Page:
Lil_Irish_Lass:  I too felt the way you do about this book.  I thought the beginning was disjointed and I felt no connection to any of the characters, but I was determined to get through it.  When I finished the first section, I decided to re-read it before going on to the second section.  It was actually better the second time around, maybe it  was better because I knew something about the characters I'm not sure, but it did help.  I enjoyed the second section and am looking forward to getting into the last part.  So I guess perseverance is required.  I have to admit that if I picked the book up in a bookstore and leafed through it, I would've put it back down - which would have been unfortunate.  Keep at it - I think you'll be glad you did!

"I love books. If I could eat them, I would. I love their scent and often put my nose in to inhale their aroma." - Kathleen Grissom
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USwede16
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Re: Early Chapters, Fall, 1940 (1-8)

"How does the experience of listening to the news via radio in the 40s differ from our experience of getting news from the television and internet? Frankie thinks often of the path her voice travels and believes that the sound of war and a person's voice carries the events straight into American living rooms. Do you agree?"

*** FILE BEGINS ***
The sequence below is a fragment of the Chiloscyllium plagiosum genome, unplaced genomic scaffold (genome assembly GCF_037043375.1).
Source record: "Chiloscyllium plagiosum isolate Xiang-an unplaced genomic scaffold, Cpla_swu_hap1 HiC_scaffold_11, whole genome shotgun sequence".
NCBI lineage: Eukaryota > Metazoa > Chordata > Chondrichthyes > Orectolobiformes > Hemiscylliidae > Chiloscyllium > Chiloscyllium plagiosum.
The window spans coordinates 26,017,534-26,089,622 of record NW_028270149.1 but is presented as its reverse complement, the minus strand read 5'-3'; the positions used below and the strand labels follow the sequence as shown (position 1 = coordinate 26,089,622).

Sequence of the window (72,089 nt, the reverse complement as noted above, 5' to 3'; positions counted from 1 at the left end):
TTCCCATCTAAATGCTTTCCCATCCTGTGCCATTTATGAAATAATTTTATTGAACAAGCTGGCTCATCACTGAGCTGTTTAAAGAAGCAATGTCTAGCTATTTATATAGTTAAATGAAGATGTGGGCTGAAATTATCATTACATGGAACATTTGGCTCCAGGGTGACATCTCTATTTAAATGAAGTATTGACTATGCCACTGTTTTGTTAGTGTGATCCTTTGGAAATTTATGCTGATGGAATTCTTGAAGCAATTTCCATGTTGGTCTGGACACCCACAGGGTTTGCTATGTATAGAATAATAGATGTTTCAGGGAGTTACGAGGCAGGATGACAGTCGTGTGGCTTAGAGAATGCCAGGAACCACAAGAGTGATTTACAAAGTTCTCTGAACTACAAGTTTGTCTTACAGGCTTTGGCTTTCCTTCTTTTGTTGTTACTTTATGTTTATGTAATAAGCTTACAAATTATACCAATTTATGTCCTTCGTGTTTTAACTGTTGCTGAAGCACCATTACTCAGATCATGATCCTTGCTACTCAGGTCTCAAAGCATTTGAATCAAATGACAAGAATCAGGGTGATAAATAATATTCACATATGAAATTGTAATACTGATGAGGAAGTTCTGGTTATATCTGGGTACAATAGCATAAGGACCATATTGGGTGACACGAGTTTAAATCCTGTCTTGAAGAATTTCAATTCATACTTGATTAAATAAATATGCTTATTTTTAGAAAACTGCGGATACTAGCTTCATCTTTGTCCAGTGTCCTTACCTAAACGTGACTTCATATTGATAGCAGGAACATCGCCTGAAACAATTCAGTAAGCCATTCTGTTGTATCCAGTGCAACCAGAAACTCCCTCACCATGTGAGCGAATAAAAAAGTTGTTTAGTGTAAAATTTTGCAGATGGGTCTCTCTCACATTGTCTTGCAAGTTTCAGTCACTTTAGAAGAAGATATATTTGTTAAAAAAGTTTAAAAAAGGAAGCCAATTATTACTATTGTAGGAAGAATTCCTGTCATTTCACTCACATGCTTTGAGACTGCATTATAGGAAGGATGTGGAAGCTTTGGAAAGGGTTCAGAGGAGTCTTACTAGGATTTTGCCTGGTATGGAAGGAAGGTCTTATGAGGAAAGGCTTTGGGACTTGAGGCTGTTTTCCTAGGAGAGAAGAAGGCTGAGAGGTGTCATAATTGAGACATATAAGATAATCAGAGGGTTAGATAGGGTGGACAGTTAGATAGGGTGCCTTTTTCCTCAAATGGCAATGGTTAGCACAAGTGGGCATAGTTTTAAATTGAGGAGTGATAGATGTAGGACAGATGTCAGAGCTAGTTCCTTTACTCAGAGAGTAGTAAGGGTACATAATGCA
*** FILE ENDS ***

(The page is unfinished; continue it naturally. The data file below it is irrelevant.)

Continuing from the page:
I think that today we are able to get a greater sense of what is taking place. In the 40s what people heard about the war over the radio limited their knowledge of what was taking place. It was limited to the broadcasters' point of view and interpretation. Today we are able to view actual footage, see what is going on through photographs, and get up-to-date information in a matter of moments. I think that it changes the pace of the war itself.

 

I don't quite agree with Frankie thinking that the sound of war carries the events straight to Americans' living rooms. While I do think that it was able to have an effect and reach the American household, the war still comes across as being somewhat distant simply because at this point America is not directly involved.

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bibanon1
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Re: Early Chapters, Fall, 1940 (1-8)

It's funny you should say that about listening to the radio.  At first, the transitions in the book were hard for me but then I learned to really appreciate how the radio and news stories are connecting all of the characters. As a long-time fan of NPR, it made me think about how much I love listening to the radio. I get all my news from the radio because it feels more intimate. Your mind isn't cluttered by a bunch of images and the radio personalities have a chance to really develop stories because they don't have to be narrowed down into 15 second soundbites like on television.  The book has definitely made me want to listen to the radio more.

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freelamp
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Re: Early Chapters, Fall, 1940 (1-8)